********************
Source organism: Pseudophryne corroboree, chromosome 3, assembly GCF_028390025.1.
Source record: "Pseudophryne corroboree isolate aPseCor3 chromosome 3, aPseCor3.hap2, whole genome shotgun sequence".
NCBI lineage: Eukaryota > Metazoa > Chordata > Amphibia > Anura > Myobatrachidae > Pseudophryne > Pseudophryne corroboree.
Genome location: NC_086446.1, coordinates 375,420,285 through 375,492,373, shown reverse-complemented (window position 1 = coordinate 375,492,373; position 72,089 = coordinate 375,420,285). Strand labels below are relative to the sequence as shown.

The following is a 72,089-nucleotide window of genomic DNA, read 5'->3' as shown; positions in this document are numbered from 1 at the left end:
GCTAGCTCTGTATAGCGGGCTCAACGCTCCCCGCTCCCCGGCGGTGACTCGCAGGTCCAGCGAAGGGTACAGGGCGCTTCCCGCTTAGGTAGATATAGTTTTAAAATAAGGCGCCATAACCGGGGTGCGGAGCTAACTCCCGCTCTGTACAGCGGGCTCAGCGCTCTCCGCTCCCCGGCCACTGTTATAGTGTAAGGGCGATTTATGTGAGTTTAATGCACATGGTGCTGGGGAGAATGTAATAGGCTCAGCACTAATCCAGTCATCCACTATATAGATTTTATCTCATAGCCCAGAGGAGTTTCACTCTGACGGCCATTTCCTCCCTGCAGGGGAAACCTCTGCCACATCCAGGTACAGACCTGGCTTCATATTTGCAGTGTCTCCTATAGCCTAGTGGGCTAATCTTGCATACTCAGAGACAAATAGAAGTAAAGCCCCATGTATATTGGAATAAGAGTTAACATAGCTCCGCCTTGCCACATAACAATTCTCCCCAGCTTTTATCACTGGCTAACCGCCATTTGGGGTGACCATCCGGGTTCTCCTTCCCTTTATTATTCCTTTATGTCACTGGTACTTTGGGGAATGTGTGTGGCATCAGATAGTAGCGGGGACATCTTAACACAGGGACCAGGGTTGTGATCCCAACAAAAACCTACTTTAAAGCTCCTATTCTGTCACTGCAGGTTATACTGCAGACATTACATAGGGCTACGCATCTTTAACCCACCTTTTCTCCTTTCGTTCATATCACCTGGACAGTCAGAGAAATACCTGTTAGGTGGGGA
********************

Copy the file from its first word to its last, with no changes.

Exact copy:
Source organism: Pseudophryne corroboree, chromosome 3, assembly GCF_028390025.1.
Source record: "Pseudophryne corroboree isolate aPseCor3 chromosome 3, aPseCor3.hap2, whole genome shotgun sequence".
NCBI lineage: Eukaryota > Metazoa > Chordata > Amphibia > Anura > Myobatrachidae > Pseudophryne > Pseudophryne corroboree.
Genome location: NC_086446.1, coordinates 375,420,285 through 375,492,373, shown reverse-complemented (window position 1 = coordinate 375,492,373; position 72,089 = coordinate 375,420,285). Strand labels below are relative to the sequence as shown.

The following is a 72,089-nucleotide window of genomic DNA, read 5'->3' as shown; positions in this document are numbered from 1 at the left end:
GCTAGCTCTGTATAGCGGGCTCAACGCTCCCCGCTCCCCGGCGGTGACTCGCAGGTCCAGCGAAGGGTACAGGGCGCTTCCCGCTTAGGTAGATATAGTTTTAAAATAAGGCGCCATAACCGGGGTGCGGAGCTAACTCCCGCTCTGTACAGCGGGCTCAGCGCTCTCCGCTCCCCGGCCACTGTTATAGTGTAAGGGCGATTTATGTGAGTTTAATGCACATGGTGCTGGGGAGAATGTAATAGGCTCAGCACTAATCCAGTCATCCACTATATAGATTTTATCTCATAGCCCAGAGGAGTTTCACTCTGACGGCCATTTCCTCCCTGCAGGGGAAACCTCTGCCACATCCAGGTACAGACCTGGCTTCATATTTGCAGTGTCTCCTATAGCCTAGTGGGCTAATCTTGCATACTCAGAGACAAATAGAAGTAAAGCCCCATGTATATTGGAATAAGAGTTAACATAGCTCCGCCTTGCCACATAACAATTCTCCCCAGCTTTTATCACTGGCTAACCGCCATTTGGGGTGACCATCCGGGTTCTCCTTCCCTTTATTATTCCTTTATGTCACTGGTACTTTGGGGAATGTGTGTGGCATCAGATAGTAGCGGGGACATCTTAACACAGGGACCAGGGTTGTGATCCCAACAAAAACCTACTTTAAAGCTCCTATTCTGTCACTGCAGGTTATACTGCAGACATTACATAGGGCTACGCATCTTTAACCCACCTTTTCTCCTTTCGTTCATATCACCTGGACAGTCAGAGAAATACCTGTTAGGTGGGGA